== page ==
NACOGDOCHES, Texas — Local banking experts discussed the variety, flexibility and security offered by the banking industry with Stephen F. Austin State University students in the Rusche College of Business at a recent career exploration day. They also stressed the industry’s focus on giving back to the community through serving, advising and lending.
The event, sponsored by SFA’s Chadwick Family Banking Program, featured one-on-one meeting opportunities with nearly 20 Texas banks and bank regulators from the Texas Department of Banking and the Office of the Comptroller of the Currency. It also included a panel discussion that focused on careers in banking and recent headlines.
From Y2K and the 2008 economic meltdown to creating Paycheck Protection Program loans during the COVID-19 pandemic and watching the Silicon Valley Bank collapse in March, panelists said the banking industry will always weather tough times.
“We don’t believe Silicon Valley Bank’s collapse will result in additional bank failures and a recession,” said C Welch, a certified fraud examiner and assistant deputy comptroller for midsize and community banks with the OCC in Longview. “If it does, we’ll figure it out. That’s what Americans do.”
She went on to stress the importance of community banks in keeping a local community and its economy thriving.
“Community banks are the heart and soul of our communities,” Welch said. “Drive by the local high school and see which banks are advertising on the scoreboard. Bank with them because they focus on what is important locally.”
Malcolm Deason, another panelist and Lufkin market president of Cadence Bank, has been working in the banking industry for 25 years.
“Banking is all about relationships,” Deason said. “The most rewarding aspect of my career is being involved in the community I grew up in.”
Panelists described their experiences trying to make PPP loans as fast as possible during the pandemic because banks were the only conduit to distribute this money to businesses and people in need.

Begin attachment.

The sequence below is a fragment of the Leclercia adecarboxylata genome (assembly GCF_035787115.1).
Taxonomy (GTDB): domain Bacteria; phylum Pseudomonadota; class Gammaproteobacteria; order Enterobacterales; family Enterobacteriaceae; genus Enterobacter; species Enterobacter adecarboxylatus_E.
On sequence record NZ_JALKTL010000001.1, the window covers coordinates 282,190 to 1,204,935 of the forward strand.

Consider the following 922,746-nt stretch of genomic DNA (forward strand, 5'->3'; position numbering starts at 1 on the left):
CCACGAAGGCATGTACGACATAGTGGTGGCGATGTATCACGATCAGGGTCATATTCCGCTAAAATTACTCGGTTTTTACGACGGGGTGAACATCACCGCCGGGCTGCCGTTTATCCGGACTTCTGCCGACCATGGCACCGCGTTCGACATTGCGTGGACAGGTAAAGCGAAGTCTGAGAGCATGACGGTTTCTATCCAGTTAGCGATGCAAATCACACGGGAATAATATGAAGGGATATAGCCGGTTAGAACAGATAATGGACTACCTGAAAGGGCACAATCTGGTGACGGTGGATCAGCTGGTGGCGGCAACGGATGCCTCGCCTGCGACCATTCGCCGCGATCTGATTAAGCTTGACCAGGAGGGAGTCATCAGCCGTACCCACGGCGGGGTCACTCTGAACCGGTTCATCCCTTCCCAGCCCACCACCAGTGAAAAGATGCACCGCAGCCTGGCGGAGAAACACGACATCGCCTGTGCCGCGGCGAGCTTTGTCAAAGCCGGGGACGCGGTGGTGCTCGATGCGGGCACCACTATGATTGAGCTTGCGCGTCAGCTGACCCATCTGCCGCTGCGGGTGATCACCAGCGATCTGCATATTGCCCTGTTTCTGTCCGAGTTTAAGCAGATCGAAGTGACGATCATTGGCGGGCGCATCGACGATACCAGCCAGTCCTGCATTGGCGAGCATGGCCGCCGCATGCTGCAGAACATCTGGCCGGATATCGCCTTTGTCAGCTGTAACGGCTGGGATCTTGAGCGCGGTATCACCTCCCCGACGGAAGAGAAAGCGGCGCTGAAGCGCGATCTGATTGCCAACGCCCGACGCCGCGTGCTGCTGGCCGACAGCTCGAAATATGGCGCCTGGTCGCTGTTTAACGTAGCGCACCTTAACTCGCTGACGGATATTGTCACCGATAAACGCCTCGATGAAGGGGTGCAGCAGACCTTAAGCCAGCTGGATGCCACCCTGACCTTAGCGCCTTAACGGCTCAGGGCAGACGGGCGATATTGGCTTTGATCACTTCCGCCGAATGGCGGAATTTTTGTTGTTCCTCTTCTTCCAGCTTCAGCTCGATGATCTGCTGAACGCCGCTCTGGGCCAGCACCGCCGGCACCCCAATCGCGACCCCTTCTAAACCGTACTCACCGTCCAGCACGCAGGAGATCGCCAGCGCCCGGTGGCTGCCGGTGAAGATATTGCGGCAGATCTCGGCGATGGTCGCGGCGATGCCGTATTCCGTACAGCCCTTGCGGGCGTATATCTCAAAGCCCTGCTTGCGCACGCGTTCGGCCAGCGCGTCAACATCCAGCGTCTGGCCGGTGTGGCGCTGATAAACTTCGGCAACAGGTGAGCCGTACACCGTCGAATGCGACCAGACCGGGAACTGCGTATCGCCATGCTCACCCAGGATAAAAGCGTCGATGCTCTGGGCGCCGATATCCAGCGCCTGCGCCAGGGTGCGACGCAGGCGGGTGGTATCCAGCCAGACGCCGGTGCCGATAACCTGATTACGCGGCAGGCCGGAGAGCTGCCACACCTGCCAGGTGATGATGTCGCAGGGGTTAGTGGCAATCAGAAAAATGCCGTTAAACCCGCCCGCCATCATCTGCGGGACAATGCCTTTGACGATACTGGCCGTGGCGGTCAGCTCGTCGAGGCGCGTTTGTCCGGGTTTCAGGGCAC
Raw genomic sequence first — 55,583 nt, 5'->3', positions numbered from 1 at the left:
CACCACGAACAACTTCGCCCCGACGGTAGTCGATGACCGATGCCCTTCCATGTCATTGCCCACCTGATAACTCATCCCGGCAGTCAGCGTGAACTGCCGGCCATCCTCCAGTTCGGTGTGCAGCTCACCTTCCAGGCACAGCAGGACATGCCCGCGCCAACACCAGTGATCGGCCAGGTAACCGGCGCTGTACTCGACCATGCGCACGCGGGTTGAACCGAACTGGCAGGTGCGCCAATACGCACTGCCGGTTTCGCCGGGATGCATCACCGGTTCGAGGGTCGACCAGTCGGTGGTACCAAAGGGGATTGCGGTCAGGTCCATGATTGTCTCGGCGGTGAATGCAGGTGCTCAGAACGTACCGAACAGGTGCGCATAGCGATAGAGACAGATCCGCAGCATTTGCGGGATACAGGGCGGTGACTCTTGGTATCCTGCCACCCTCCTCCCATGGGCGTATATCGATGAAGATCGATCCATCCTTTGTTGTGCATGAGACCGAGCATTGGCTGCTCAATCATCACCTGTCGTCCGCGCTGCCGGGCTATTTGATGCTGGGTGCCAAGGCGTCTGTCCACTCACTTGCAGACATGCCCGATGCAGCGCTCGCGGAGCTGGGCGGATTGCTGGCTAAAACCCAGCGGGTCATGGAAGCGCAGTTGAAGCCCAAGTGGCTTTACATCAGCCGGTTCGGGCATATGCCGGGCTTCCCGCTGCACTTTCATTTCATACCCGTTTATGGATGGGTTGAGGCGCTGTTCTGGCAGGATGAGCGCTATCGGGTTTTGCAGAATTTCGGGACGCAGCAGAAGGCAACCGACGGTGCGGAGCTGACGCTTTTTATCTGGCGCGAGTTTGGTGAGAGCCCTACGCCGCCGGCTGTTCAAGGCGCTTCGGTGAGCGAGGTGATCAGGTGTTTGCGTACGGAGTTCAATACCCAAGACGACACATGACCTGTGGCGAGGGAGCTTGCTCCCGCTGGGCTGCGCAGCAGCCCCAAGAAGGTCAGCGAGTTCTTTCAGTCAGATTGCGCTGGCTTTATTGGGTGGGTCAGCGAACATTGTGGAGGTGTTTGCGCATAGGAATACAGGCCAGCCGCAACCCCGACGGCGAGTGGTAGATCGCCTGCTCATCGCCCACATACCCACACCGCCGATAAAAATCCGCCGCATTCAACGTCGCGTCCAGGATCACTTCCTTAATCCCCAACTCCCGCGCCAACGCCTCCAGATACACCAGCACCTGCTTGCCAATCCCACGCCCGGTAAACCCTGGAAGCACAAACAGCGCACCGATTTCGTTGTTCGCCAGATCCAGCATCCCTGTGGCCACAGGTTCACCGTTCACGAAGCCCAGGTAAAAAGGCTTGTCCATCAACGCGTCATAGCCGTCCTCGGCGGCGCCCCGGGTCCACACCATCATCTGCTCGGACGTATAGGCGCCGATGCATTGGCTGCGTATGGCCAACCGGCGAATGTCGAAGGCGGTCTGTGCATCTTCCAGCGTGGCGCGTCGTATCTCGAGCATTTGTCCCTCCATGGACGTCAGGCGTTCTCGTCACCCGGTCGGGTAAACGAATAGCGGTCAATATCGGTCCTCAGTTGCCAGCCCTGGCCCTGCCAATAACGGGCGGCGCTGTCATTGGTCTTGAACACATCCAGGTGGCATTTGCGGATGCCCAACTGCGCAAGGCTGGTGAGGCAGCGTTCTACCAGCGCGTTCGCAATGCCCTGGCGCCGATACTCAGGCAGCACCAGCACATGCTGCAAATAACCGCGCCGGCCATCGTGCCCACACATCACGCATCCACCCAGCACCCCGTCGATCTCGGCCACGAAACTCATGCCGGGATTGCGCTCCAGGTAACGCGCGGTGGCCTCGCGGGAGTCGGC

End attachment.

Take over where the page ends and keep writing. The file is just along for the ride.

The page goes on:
“I helped a woman who was turned away elsewhere get a loan so she could pay her six employees,” Deason said. “Now I see her at stoplights, and she lowers her car window and yells, ‘We’re still in business!’”
In addition to providing financial guidance and serving on local boards, banking industry professionals enjoy good salaries and a healthy work-life balance, said Justus Corley, panelist and senior vice president of Woodforest Commercial Banking in The Woodlands. He added that SFA’s Chadwick Family Banking Program serves as a springboard for students into the industry.
“This banking program is a shot in the arm,” he said. “Students graduate with the analytical knowledge they need to speed up their careers.”
Sean Doyle, panelist and senior vice president of Texas First Bank in Galveston, said the industry needs a variety of people with different skills, from analytical to communication to people management. It’s ultimately “about finding the right fit. And if you’re willing to do the work, the sky’s the limit as far as salary.”
SFA Regent Judy Larson Olson, a 30-year career commercial banker and mortgage lender as well as producing branch manager at Supreme Lending in The Woodlands, moderated the panel. She summed up banking careers by saying, “No matter your title, be it CEO or personal banker, your job is to gather deposits, make loans and give back to the community.”
For more information on SFA’s Chadwick Family Banking Program, visit sfasu.edu/ecofin/academics/banking.